Bayes Theorem describes the relationship between the new (or posterior) probability of a hypothesis (H), after having learned a piece of evidence (E). Using the theorem we can derive a formula known as Bayes' rule.
P(H) is the prior probability of hypothesis P(E/H) is the likelihood of evidence given the hypothesis P(E) is the expectedness of the evidence P(H/E) is the posterior probability of the hypothesis, the new probability given the Evidence
Evidence confirms the hypothesis if the posterior probability is greater than the prior probability of the hypothesis. Evidence disconfirms the hypothesis if the posterior probability is less than the prior probability of the hypothesis, and the evidence is irrelevant if the posterior …

The Atrocious Subtitle

It seems to me that Thomas Nagel's Mind and Cosmos signed its own death warrant by the outrageously misplaced subtitle Why the Materialist Neo-Darwinian Conception of Nature is Almost Certainly False. I liked the book and I find its central arguments quite appealing, but I would never phrase the main thesis as it is spelled out in the subtitle. It is not only a horridly crude portrayal of a sophisticated philosophical critique, it instantly sets off the readers on a misguided idea of what the book intends to do. I do not know if Nagel chose this subtitle himself, and perhaps he did, but it is so incongruent with the contents of the book that it seems more likely to be an act on the part of the publishers as a marketing tactic. Half of the horrible reviews that the book has received have focused more on the what the subtitle says about the book than what the book says about the book.
To the best of my understanding, Nagel at no point demonstrates that the Materialist Neo-Darwinian…


I would love to get some feedback from the readers of this blog regarding my recent series of posts on Coursera lectures, if anyone is interested. To clarify, the intention is not to deliberately promote Coursera, if anyone got that impression. I am not making any money out of it or getting any other sort of advantage (in fact, there is always the concern of copyrights on my mind, hence the disclaimers). It's just more convenient for me to post about what I am studying. But how do you, the reader, feel about it? Do the posts annoy you? Are you indifferent to them? Do you enjoy them or find them useful? Would you prefer them to be more brief and shorter? Here's your chance, speak now or forever hold your silence!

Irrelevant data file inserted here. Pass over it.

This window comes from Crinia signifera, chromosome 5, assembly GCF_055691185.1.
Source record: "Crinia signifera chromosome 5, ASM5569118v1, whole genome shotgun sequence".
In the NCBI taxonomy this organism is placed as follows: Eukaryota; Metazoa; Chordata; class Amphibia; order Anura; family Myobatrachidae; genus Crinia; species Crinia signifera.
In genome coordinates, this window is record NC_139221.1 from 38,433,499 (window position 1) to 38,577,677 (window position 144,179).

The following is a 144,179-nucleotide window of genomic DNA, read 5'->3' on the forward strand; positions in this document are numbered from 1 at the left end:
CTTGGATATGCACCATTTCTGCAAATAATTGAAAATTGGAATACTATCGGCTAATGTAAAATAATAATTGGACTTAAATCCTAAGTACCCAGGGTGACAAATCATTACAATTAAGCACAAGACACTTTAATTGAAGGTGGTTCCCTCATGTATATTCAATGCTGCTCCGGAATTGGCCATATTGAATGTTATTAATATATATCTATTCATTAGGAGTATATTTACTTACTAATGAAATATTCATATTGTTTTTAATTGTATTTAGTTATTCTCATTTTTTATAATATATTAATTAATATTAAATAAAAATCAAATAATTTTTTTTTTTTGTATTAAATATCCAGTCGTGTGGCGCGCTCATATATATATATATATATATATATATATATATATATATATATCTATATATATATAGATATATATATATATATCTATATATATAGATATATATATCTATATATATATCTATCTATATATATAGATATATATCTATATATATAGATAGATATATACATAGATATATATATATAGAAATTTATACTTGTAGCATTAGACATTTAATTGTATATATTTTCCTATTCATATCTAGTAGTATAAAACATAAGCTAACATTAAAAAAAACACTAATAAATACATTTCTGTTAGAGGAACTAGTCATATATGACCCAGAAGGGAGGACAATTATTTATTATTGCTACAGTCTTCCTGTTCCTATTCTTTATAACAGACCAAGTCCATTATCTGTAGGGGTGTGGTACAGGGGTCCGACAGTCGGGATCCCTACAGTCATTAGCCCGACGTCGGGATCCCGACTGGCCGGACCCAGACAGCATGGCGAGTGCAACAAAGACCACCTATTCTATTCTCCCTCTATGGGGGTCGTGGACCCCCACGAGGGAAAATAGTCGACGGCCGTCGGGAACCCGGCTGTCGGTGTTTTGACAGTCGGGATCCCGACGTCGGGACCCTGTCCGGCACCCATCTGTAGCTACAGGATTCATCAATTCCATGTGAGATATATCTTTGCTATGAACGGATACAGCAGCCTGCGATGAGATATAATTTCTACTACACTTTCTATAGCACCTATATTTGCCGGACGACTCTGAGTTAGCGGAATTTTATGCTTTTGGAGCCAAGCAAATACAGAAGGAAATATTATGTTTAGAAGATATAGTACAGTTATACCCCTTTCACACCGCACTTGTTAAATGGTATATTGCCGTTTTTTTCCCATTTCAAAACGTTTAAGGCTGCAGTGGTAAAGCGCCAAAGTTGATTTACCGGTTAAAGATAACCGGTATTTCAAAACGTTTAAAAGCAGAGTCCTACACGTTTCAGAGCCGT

The Stone Age

Cave of the Hands, Argentina Cave art dating from from 13,000 to 9,000 years ago Image source
Coursera: A Brief History of Humankind by Dr. Yuval Noah Harari
Personal Lecture Notes from Lesson #3: Daily Life in the Stone Age
(These are personal summaries and paraphrasings of some of the major points of the lectures that I felt to be important. They are not meant to be comprehensive records nor intended to be reproductions of copyright materials. I encourage you to participate in the course for better understanding.)
For the vast majority of history, Homo sapiens lived as hunter-gatherers, and this had significant impact on shaping their bodies and minds. Subconsciously, we still live in the stone-age. This is one of the central ideas of evolutionary psychology: our minds are shaped by evolutionary pressures. 
Some scholars believe that stone-age humans lived in communes without marriage or monogamy, and children were raised by the entire tribe. Other scholars strongly disagree. Yes, human…

Conditionals (If-Then)

Week 4 lectures of Introduction to Mathematical Philosophy are about conditionals (if-then) sentences. A lot of the material was pretty technical and I had a difficult time following it step by step. Consequently, I don't think I am in a position to offer a summary of it as in previous posts, but I'll just talk briefly about my broad understanding of the main conclusions.
Conditionals are sentences of the form 'If A, then B'. They are of two kinds: indicative conditionals and subjunctive conditionals. A subjunctive conditional (also called counterfactual) indicates what would be the case if A were true (although it is not true). For example, 'If Oswald had not killed Kennedy, someone else would have'. An indicative conditional indicates what is the case if A is (in fact) true (which it may or may not be). For example, 'If Oswald did not kill Kennedy, someone else did'.
What I understand is that there are two ways of making sense of indicative condition…